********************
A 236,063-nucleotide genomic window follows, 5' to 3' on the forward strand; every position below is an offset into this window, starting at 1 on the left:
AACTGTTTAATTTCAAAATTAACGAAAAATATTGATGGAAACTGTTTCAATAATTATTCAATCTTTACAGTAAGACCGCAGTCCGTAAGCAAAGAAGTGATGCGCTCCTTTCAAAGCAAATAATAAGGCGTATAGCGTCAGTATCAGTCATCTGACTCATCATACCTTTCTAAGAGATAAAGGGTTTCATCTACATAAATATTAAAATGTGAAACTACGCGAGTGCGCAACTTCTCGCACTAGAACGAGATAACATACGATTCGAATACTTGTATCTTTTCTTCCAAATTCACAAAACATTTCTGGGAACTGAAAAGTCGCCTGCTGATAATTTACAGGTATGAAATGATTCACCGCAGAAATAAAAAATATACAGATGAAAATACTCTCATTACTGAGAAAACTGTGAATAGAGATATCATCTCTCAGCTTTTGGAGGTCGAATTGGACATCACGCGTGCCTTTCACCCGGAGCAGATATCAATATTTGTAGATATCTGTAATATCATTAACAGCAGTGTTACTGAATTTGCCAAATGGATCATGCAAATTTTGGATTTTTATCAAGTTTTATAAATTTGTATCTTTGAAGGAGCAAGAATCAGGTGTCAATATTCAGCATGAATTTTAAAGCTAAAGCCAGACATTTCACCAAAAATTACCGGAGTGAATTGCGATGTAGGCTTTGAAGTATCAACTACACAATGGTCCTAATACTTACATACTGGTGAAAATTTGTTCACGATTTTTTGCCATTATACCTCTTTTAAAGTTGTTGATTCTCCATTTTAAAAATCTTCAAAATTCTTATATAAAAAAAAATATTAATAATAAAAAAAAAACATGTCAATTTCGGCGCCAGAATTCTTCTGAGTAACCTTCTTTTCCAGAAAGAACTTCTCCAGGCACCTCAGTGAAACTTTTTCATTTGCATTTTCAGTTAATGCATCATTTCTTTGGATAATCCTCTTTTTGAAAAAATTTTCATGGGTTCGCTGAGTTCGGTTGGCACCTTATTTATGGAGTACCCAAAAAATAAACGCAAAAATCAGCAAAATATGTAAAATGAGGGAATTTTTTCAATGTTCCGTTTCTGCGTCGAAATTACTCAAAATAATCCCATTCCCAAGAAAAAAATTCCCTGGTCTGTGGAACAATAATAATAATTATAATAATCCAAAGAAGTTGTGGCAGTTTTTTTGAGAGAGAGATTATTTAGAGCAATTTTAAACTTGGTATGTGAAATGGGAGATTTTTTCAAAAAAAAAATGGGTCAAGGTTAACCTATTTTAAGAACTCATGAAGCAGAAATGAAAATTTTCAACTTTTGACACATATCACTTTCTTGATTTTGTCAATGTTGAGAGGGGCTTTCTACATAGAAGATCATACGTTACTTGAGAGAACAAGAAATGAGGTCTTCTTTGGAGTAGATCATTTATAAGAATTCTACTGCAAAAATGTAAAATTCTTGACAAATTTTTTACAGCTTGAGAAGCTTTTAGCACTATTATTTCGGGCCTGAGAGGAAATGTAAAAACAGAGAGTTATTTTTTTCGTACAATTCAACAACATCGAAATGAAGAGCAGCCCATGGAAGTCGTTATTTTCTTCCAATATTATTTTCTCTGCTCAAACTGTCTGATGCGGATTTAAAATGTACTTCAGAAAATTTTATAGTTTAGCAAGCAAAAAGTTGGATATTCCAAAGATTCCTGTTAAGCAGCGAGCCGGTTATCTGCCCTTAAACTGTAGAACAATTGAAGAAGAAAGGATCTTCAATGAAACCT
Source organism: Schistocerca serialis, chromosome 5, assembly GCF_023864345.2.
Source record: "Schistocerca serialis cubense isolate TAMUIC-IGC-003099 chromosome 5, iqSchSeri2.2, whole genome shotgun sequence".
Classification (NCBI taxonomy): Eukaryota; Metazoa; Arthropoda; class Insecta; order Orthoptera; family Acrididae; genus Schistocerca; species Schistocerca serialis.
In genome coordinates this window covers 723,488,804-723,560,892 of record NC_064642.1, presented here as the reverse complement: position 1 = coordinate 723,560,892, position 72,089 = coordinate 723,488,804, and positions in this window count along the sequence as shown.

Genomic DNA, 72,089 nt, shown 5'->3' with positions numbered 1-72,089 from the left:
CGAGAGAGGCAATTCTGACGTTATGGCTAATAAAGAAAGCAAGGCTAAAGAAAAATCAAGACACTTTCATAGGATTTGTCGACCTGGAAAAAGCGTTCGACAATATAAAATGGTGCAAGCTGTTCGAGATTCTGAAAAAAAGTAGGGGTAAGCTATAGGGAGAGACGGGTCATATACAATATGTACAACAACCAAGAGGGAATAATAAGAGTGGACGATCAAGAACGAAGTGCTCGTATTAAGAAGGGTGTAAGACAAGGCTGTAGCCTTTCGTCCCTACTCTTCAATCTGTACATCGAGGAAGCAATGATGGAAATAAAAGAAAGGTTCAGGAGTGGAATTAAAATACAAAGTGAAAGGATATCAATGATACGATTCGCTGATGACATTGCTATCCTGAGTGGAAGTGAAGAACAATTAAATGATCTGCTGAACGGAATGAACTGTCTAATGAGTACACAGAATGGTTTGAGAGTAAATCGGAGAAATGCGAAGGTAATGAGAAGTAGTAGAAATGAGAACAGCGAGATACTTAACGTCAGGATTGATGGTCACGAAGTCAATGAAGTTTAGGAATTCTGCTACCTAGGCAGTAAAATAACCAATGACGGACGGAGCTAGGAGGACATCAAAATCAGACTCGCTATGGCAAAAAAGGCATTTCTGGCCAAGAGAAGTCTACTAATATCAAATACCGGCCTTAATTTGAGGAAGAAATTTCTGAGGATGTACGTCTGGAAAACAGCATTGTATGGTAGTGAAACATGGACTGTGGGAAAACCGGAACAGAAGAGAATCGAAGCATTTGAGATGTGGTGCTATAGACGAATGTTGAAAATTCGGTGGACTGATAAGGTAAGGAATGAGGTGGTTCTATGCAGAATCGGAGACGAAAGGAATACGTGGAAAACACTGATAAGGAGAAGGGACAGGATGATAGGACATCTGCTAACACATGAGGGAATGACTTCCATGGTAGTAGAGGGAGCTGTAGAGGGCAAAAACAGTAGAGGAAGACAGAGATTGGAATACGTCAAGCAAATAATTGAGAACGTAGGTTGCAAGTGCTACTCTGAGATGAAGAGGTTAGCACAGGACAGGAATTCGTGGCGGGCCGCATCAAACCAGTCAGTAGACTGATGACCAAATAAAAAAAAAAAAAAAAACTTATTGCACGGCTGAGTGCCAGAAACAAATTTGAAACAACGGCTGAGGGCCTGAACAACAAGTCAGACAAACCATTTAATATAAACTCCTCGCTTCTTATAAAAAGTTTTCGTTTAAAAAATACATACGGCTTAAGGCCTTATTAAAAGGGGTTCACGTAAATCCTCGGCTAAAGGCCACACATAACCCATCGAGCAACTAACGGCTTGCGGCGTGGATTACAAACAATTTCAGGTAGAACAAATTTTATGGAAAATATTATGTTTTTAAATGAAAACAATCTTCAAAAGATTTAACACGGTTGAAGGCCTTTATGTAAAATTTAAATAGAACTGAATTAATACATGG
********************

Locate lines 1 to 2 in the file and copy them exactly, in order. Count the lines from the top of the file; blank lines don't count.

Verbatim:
A 236,063-nucleotide genomic window follows, 5' to 3' on the forward strand; every position below is an offset into this window, starting at 1 on the left:
AACTGTTTAATTTCAAAATTAACGAAAAATATTGATGGAAACTGTTTCAATAATTATTCAATCTTTACAGTAAGACCGCAGTCCGTAAGCAAAGAAGTGATGCGCTCCTTTCAAAGCAAATAATAAGGCGTATAGCGTCAGTATCAGTCATCTGACTCATCATACCTTTCTAAGAGATAAAGGGTTTCATCTACATAAATATTAAAATGTGAAACTACGCGAGTGCGCAACTTCTCGCACTAGAACGAGATAACATACGATTCGAATACTTGTATCTTTTCTTCCAAATTCACAAAACATTTCTGGGAACTGAAAAGTCGCCTGCTGATAATTTACAGGTATGAAATGATTCACCGCAGAAATAAAAAATATACAGATGAAAATACTCTCATTACTGAGAAAACTGTGAATAGAGATATCATCTCTCAGCTTTTGGAGGTCGAATTGGACATCACGCGTGCCTTTCACCCGGAGCAGATATCAATATTTGTAGATATCTGTAATATCATTAACAGCAGTGTTACTGAATTTGCCAAATGGATCATGCAAATTTTGGATTTTTATCAAGTTTTATAAATTTGTATCTTTGAAGGAGCAAGAATCAGGTGTCAATATTCAGCATGAATTTTAAAGCTAAAGCCAGACATTTCACCAAAAATTACCGGAGTGAATTGCGATGTAGGCTTTGAAGTATCAACTACACAATGGTCCTAATACTTACATACTGGTGAAAATTTGTTCACGATTTTTTGCCATTATACCTCTTTTAAAGTTGTTGATTCTCCATTTTAAAAATCTTCAAAATTCTTATATAAAAAAAAATATTAATAATAAAAAAAAAACATGTCAATTTCGGCGCCAGAATTCTTCTGAGTAACCTTCTTTTCCAGAAAGAACTTCTCCAGGCACCTCAGTGAAACTTTTTCATTTGCATTTTCAGTTAATGCATCATTTCTTTGGATAATCCTCTTTTTGAAAAAATTTTCATGGGTTCGCTGAGTTCGGTTGGCACCTTATTTATGGAGTACCCAAAAAATAAACGCAAAAATCAGCAAAATATGTAAAATGAGGGAATTTTTTCAATGTTCCGTTTCTGCGTCGAAATTACTCAAAATAATCCCATTCCCAAGAAAAAAATTCCCTGGTCTGTGGAACAATAATAATAATTATAATAATCCAAAGAAGTTGTGGCAGTTTTTTTGAGAGAGAGATTATTTAGAGCAATTTTAAACTTGGTATGTGAAATGGGAGATTTTTTCAAAAAAAAAATGGGTCAAGGTTAACCTATTTTAAGAACTCATGAAGCAGAAATGAAAATTTTCAACTTTTGACACATATCACTTTCTTGATTTTGTCAATGTTGAGAGGGGCTTTCTACATAGAAGATCATACGTTACTTGAGAGAACAAGAAATGAGGTCTTCTTTGGAGTAGATCATTTATAAGAATTCTACTGCAAAAATGTAAAATTCTTGACAAATTTTTTACAGCTTGAGAAGCTTTTAGCACTATTATTTCGGGCCTGAGAGGAAATGTAAAAACAGAGAGTTATTTTTTTCGTACAATTCAACAACATCGAAATGAAGAGCAGCCCATGGAAGTCGTTATTTTCTTCCAATATTATTTTCTCTGCTCAAACTGTCTGATGCGGATTTAAAATGTACTTCAGAAAATTTTATAGTTTAGCAAGCAAAAAGTTGGATATTCCAAAGATTCCTGTTAAGCAGCGAGCCGGTTATCTGCCCTTAAACTGTAGAACAATTGAAGAAGAAAGGATCTTCAATGAAACCT